This is what happened in Oslo. Day one of the kick-off meeting happened at UNIK, in Kjeller where the first internet in Europe came in 1973. Beside the meeting and presentations I followed, I had a pretty hectic day: it was a deadline day for the Marie Curie project proposal I was applying for (note to self — never, never ever wait the last minute for a deadline or submit three minutes before servers are closing down the submission form). Bernard Ngowi from the National Centre for Medical Research, in Tanzania, presented Digital Health for Africa, and experiences from Tanzania [click here to see the presentation]. Andrea Winkler from University of Oslo talked about Germany-Norway collaboration and Centre for Global Health [click to open], and Erwan Le Quentrec from Orange presented Economic Development using Mobile Phone can transform social development into cooperation and co-development [click to open].
Afterwards, we drove to Oslo marina and from there, our group took a boat through the fjord into the beautiful nature and green area by the sea, to the peninsula of Nesodden where we had a lovely dinner in a rustic boathouse in Flaskebekk. It was so fun and adventurous to go through the fjord and drive the boat (thanks Josef for letting me navigate and not ruin your boat and keeping the team alive on the surface). After the dinner and some frolics, I returned to the city by ferry, it was already late at night.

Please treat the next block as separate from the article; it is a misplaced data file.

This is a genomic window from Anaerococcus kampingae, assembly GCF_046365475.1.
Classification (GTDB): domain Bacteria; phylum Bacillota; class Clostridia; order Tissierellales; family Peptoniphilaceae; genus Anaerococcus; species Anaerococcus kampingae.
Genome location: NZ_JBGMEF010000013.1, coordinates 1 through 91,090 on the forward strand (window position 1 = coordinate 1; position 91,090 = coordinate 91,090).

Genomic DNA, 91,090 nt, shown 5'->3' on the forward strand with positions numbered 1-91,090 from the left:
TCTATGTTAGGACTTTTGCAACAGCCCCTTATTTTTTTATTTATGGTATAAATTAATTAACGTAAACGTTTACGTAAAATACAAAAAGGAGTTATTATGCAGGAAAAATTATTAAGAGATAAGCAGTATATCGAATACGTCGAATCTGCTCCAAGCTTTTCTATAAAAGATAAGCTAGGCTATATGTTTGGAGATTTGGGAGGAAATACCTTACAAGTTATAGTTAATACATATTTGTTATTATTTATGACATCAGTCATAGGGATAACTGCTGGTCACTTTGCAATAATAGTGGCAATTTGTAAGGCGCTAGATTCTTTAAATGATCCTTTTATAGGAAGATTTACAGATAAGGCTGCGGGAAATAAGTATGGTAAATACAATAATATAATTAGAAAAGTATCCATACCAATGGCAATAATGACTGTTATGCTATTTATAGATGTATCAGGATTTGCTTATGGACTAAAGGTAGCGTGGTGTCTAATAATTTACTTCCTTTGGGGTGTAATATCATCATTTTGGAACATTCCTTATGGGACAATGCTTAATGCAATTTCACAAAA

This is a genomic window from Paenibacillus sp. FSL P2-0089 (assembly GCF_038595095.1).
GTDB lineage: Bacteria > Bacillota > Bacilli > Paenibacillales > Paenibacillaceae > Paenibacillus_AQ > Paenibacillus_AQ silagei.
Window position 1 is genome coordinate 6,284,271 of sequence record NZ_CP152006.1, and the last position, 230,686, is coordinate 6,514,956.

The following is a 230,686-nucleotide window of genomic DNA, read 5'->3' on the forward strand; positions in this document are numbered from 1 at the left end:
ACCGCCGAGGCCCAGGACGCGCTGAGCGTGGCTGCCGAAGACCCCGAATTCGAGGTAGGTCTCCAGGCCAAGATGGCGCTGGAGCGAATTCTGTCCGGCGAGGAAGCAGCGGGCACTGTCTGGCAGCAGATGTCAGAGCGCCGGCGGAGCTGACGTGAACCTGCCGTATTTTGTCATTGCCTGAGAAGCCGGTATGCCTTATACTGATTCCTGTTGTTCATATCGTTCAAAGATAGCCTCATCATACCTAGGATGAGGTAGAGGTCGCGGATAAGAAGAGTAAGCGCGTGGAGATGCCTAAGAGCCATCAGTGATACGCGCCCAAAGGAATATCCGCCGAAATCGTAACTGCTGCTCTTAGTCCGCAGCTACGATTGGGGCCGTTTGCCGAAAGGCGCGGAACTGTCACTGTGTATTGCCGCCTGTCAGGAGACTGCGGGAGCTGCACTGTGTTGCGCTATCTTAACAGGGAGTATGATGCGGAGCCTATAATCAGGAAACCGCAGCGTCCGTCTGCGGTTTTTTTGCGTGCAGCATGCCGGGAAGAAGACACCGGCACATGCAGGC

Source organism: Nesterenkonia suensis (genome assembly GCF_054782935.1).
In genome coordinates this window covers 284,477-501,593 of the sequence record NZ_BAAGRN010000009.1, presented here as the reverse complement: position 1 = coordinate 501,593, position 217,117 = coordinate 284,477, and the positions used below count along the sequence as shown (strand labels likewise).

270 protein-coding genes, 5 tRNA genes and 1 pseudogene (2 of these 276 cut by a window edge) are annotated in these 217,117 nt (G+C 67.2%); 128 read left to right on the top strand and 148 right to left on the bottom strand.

Day two of the Digi meeting started with the identification of topics and next steps, and planning and scheduling for Tanzania and Congo. Actually, we brainstormed and discussed all day, it was inspiring and interactive; we checked out the solar panel pilot at the gazebo, a health and village platform we plan for the rural areas in Tanzania. Also, we set up the future analogue meetings in the next couple of years. My tasks include digital literacy exploration and KPI, Uptake of Digital Health Information, Technology acceptance and User acceptance, etc. Everything is collaborative work and I’m very happy and grateful to work with amazing colleagues from different disciplines.
See you next time with the new Digi project letters from Tanzania, Berlin, and Paris.